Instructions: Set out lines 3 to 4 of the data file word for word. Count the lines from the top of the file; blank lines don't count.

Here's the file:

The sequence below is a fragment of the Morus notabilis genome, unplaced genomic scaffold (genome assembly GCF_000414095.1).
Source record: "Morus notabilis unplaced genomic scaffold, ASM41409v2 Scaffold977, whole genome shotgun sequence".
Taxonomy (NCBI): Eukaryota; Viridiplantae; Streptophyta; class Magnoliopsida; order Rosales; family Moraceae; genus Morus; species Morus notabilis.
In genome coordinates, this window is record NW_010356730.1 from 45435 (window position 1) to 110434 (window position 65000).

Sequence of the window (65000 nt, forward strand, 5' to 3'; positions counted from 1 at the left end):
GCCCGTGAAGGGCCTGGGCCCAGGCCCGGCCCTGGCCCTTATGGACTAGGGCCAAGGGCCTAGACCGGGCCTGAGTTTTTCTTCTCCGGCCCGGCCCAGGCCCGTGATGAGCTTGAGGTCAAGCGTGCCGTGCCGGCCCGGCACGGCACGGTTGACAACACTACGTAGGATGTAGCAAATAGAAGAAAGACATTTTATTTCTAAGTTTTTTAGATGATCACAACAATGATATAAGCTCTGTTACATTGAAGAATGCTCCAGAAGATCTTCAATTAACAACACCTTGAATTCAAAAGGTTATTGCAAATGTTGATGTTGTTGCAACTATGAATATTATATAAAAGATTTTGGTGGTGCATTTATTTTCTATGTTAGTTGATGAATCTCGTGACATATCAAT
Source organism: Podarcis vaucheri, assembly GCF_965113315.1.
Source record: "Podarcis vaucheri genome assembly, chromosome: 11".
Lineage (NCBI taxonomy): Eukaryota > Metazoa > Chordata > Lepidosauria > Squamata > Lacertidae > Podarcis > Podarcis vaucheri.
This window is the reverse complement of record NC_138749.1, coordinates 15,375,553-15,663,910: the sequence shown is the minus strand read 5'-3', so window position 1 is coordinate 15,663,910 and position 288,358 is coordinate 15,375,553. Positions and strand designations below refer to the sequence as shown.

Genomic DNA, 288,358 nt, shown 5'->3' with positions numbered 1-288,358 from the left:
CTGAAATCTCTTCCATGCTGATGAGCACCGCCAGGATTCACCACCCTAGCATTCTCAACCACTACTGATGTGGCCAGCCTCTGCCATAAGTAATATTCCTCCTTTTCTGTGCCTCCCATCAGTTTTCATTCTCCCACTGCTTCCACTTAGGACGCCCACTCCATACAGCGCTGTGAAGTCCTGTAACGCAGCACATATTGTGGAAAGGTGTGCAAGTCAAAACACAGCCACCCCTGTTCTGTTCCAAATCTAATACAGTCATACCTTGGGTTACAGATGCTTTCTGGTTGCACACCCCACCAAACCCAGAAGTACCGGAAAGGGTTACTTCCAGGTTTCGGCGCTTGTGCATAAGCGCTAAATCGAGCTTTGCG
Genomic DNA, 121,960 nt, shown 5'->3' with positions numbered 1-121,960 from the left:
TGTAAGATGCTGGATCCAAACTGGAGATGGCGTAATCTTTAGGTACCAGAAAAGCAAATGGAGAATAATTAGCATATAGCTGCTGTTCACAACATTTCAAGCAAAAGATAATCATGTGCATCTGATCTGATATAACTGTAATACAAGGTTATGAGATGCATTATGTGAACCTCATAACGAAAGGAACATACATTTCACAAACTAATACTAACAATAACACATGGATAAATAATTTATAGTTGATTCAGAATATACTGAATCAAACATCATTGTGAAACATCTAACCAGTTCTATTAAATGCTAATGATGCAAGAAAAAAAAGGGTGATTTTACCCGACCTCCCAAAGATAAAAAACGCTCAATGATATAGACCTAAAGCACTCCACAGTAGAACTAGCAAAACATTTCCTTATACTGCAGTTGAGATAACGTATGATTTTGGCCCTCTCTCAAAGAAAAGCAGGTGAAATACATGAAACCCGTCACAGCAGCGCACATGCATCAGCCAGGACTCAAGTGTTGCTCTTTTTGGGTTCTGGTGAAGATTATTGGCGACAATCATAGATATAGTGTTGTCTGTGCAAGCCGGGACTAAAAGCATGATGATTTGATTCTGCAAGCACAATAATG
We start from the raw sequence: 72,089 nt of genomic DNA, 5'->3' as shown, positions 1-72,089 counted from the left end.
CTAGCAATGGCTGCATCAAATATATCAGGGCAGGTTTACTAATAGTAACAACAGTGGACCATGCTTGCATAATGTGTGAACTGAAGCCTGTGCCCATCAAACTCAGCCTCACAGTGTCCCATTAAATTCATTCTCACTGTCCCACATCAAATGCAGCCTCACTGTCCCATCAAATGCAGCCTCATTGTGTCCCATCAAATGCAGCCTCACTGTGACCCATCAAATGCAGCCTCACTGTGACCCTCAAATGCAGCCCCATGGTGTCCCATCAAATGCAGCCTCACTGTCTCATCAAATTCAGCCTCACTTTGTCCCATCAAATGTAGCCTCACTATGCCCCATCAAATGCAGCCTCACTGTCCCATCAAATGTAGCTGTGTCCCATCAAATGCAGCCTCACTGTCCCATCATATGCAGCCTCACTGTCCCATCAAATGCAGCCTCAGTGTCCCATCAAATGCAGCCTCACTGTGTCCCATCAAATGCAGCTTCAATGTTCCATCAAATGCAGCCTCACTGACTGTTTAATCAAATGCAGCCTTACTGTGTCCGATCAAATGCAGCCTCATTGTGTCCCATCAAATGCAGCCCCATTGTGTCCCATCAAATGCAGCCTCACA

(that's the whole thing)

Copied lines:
Taxonomy (NCBI): Eukaryota; Viridiplantae; Streptophyta; class Magnoliopsida; order Rosales; family Moraceae; genus Morus; species Morus notabilis.
In genome coordinates, this window is record NW_010356730.1 from 45435 (window position 1) to 110434 (window position 65000).